Paul: Our Model of Conversion

Paul was born in Tarsus, on the southern coast of Turkey, in about 10 AD. His birth name was Saul (Acts 9, 11) and was of the tribe of Benjamin (Romans 11:1; Philippians 3:5; 2 Corinthians 11:22). He inherited from birth the privilege of Roman citizenship (Acts 16, 37; 22, 26-28). Saul’s parents were Jewish, Pharisees, and did not mix much with others. They taught the law and traditions of the fathers of Israel and were strictly conforming to Jewish law.

Saul was able to speak, read, and write Greek and Hebrew fluently (Acts 21, 37 – 40). Through the influence of the Greek in his education, he was able to think clearly and analyze ideas thoroughly. The influence of the Hebrew helped to create in him a character of moral decency (Phil 3, 6). Because Saul had a lot of zeal as a young man, he was sent to Jerusalem to train to be a rabbi where he received instruction in the Jewish law according to the strict traditions of the Pharisees.

His teacher was a prominent and influential rabbi named Gamaliel (Acts 22, 3; 23, 6; 26, 5). For fifteen years, he sat at the feet of Gamaliel, studying the Torah, {the first 5 books of the Bible, namely: Genesis, Exodus, Leviticus, Numbers, Deuteronomy}, and all the other books of the Old Testament. He hung on every word of his teacher and made the effort to observe every aspect of the Law, down to the last detail as mentioned in Acts 22:1-4. His study was not simply a matter of academic curiosity – it was an act of worship. Saul observed the Law to the letter. No one really believed it could be practiced completely, and no one could find anything to correct in his behavior (Gal. 1:13-14; Phil. 3:3-6).

We see Saul’s name for the first time in the Bible at the stoning of Stephen, (Acts 6, 13; 7, 58; 8, 1; Phil 3, 6). He was not an active participant but considered Stephen to be a rebel against Jewish law and, therefore, deserving of execution. He encouraged the violent acts that led to Stephen’s death. He then participated in continued persecution going from home to home dragging out and jailing the new Christians. He believed that his religious zeal against the Christians was what God expected of him. Saul had no personal knowledge of Jesus or of his mission, but readily absorbed the scorn and hatred of the Jewish leaders toward Jesus.

God, however, in His infinite wisdom would choose someone who had never seen the Lord while he lived among men, and who had only heard his name spoken in contempt. God saw in Saul a heart loyal to truth and duty. There are moments in life when we must choose whether or not we will surrender to God.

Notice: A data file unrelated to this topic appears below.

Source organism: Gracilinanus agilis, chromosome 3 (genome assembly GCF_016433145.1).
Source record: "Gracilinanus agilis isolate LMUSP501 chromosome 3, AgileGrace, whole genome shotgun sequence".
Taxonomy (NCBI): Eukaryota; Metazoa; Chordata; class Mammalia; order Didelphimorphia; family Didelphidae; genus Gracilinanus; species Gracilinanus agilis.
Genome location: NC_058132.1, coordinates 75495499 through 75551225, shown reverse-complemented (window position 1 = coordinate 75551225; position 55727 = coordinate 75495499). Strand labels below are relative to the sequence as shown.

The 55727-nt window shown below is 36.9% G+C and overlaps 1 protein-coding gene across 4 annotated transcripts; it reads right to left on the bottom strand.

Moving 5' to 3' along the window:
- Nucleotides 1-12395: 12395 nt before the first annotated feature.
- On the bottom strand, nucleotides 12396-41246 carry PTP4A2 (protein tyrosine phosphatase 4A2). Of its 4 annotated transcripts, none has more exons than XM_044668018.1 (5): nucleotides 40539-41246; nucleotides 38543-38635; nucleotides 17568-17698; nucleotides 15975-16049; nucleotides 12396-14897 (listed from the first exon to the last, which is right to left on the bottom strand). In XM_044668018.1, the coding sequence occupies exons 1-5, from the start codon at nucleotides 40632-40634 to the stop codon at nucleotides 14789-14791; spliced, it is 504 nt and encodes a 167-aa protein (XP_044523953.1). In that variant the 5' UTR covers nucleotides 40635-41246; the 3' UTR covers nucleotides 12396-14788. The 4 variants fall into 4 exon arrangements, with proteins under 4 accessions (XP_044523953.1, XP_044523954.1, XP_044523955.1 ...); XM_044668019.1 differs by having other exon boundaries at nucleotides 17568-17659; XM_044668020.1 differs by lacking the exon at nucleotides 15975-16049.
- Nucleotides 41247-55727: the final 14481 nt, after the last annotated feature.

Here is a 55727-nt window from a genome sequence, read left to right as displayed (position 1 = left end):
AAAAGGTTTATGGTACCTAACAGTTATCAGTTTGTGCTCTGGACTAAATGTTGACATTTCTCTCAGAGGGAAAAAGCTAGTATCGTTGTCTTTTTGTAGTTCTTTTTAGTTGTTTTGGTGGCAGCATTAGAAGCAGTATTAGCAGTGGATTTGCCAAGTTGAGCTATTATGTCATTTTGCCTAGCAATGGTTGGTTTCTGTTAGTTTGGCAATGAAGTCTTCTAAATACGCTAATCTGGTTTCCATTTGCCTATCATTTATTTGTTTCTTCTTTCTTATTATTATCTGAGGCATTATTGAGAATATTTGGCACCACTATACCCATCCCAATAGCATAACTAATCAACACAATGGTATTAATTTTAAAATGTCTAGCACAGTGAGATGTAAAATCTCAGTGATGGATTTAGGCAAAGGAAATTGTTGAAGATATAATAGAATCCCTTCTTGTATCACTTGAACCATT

During a trip to Damascus, Saul’s life took a drastic turn as he encountered our risen Lord in the burning vision of light that left him temporarily blind. He became Paul and was baptized by Ananias being received into the Church of Damascus, the very community he had set out to suppress (Acts 9:10-31). Paul was transformed into Christianity’s greatest evangelizer whose writings are proclaimed at mass every. His experience on the road to Damascus caused a complete redirection of his life. He went from being the angry young man who cheered the stoning of Stephen to becoming a selfless and dedicated evangelizer, fearlessly preaching the Good News where it was not known. Paul the once-enemy of the Christian faith:

is “called to be an apostle of Christ Jesus by the will of God, (2 Cor. 1:1)
becomes “a slave of Jesus Christ” (Romans 1:1) as he proclaimed “I can do all things through Christ who strengthens me.”
becomes “servant of Christ Jesus, (Phi 1:1)
becomes “a prisoner of Christ of Jesus, (Phil 1:1) as he stated “There is no condemnation for those who are in Christ Jesus (Romans 8:1)
Paul cared for the new Christians and led them on their spiritual journey. He professed that Jesus was the center and that we are justified freely by the grace of God through the redemption that came by Jesus.

Sharing God’s message with others is more than just telling the Good News. Together we can strengthen one another in the faith. Our identity and inner strength are sustained by our testimony. God’s power is evidenced in our inner joy and ability to praise God in all the circumstances of our lives. When we begin to recognize God’s transformation of our own lives, we should become so excited that we want to share that good news with all we meet. We will eagerly seek God by continuing to study his Word, living the Eucharist, and making his Word and the Eucharist the standard of our faith and conduct.

Following the example of Paul, we someday should be able to boldly proclaim “It is no longer I who lives but Christ that lives within me.”

M.L. Casimir-Sainton